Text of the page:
Just a month ago, we lost someone who started inspiring us in college and continued to do so up until his death. John Dunne was a prolific writer who taught at the University of Notre Dame for over 50 years. He was a great lover of God who saw life as a journey with God through time – a great adventure of which death was, perhaps, the most adventuresome part. Continue reading
Neither Bill nor I grew up in households where we shouldered especially demanding chores. Bill cut the lawn and took out the trash, but his mother once confided that she did me no favor by laundering, ironing and putting away his clothes for him. In my family we were just expected to help out with whatever was needed. That might mean working in the garden, setting and clearing the table, or odd jobs. And the easiest way was considered the best. This looseness around chores led to some interesting consequences early in our marriage. We often had a messy house. The first time I washed Bill’s shirts I put any that weren’t permanent press in a laundry bag to iron later. Several years and a couple of moves later we finally threw out the untouched laundry bag.
We carried our family of origin patterns over into our child-rearing. We tended to clean what we needed to when it seemed to need it rather than on a regular basis. Our kids helped out with things, but didn’t have regular chores. We more or less got the job done, but in a fairly undisciplined and sometimes untimely fashion. At some point when we could afford it we paid people to do the heavier duty cleaning of our house.
So, living in a house where we all have regular chores that need to be done at specific times has been a new and interesting experience. We have a chore for five weeks at a time and then switch. This cycle I sweep the kitchen courtyard on Wednesdays and the St. Francis courtyard on Saturday afternoon or Sunday morning. Because this is falling leaf season, I also put out the yard waste I’ve swept up for curbside pickup on Thursday evening. Continue reading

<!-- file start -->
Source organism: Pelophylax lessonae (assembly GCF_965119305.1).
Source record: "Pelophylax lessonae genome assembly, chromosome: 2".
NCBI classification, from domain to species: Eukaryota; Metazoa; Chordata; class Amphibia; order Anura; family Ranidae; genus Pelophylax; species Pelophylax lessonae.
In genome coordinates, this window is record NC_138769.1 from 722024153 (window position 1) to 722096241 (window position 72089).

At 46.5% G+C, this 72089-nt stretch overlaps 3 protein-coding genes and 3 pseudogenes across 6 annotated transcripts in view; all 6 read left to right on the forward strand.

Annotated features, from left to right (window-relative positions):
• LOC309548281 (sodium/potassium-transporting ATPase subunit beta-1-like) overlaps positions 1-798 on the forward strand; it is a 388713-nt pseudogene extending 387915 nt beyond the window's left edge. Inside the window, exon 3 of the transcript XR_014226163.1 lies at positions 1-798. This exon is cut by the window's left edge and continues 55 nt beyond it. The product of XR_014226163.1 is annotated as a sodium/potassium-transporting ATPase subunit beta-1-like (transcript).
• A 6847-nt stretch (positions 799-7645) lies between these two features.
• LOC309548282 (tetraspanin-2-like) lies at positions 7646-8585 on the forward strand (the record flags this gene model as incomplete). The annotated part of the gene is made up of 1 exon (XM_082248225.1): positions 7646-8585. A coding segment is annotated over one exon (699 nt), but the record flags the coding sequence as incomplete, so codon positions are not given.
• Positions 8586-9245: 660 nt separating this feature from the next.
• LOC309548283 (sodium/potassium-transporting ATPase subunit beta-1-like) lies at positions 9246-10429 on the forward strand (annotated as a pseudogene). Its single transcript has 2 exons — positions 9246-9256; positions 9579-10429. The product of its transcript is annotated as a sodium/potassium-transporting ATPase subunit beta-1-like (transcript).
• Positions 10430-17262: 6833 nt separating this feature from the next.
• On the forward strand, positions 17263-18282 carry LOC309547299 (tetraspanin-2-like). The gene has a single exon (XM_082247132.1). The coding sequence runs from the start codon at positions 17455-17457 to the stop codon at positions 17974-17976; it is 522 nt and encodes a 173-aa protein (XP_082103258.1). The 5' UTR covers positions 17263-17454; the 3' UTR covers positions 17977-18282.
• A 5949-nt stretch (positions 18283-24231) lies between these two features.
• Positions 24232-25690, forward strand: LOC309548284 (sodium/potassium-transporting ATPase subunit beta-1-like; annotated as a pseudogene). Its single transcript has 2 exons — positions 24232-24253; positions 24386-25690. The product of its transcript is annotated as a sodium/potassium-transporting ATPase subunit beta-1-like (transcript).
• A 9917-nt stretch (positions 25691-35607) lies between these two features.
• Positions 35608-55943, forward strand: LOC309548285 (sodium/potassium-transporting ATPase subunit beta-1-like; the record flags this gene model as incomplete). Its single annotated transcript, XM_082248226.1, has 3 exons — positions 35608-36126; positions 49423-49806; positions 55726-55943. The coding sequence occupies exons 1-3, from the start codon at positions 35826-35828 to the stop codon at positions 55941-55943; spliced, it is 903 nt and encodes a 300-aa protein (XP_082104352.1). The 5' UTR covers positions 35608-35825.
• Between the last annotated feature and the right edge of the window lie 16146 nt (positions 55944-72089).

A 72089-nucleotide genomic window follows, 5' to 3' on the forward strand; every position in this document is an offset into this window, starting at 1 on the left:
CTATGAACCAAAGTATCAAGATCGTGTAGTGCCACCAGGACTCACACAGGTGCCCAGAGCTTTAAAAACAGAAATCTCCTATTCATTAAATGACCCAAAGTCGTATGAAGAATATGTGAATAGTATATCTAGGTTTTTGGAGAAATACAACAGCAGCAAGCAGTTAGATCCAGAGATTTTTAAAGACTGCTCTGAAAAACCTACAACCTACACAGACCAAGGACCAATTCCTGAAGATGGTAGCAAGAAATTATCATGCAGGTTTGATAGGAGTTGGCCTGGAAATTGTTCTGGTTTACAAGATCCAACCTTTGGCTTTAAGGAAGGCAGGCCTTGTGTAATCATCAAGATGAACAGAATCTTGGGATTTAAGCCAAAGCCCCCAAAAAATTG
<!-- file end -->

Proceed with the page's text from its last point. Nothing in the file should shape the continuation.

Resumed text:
Coming back from our last trip, I realized how much Beacon Hill Friends House had become home. I began wondering what it is that makes a place a home. I imagine it’s different for everybody.
For me, the physical attributes for a place to be home are minimal: good light, a comfortable place to sit, books (of course!), a few cherished things and easy access to outdoors. It helps if the place is relatively neat, but that doesn’t always happen with us.
The physical environment is the least of it for me. Primarily it’s about the people. First, I’d have to say, home is where Bill is. We’ve been married twice as long as we lived before marriage. Home is where we sheltered children and aging parents. But, we sheltered them more with ourselves than with a specific physical environment.
Home is a place where it’s ok to be who and how you are. Not long after returning from a trip I was sitting in the kitchen writing while one housemate made dinner and various people wandered through. I could have gotten more done in the quiet of the library. But, I woke up really crabby that day – jet-lagged and discouraged by the clutter in our room. Continue reading
It was just before lunch and I was happily striding down Chestnut Street, rushing to fetch that Volvo we’re either going to keep or sell.
I never made it to the car. Catching my toe on a loose brick, I planted my face on the brick sidewalk. Luckily for my face, my right hand broke the fall a bit. Not so lucky for my hand. Sure changed my plans for the day. Instead of reading, writing, walking and playing with our granddaughter, I spent the day at urgent care and radiology, icing and resting. I was incredibly lucky — no broken bones, just a very sore hand and my first ever shiner.
I will also admit to a shaken psyche. One of the ways I calm myself when shaken is to try to make meaning from the event. Writer Carolyn Myss suggests that we treat the unexpected in our lives as a form of spiritual direction. The fall was certainly unexpected — what might it direct my attention toward? Continue reading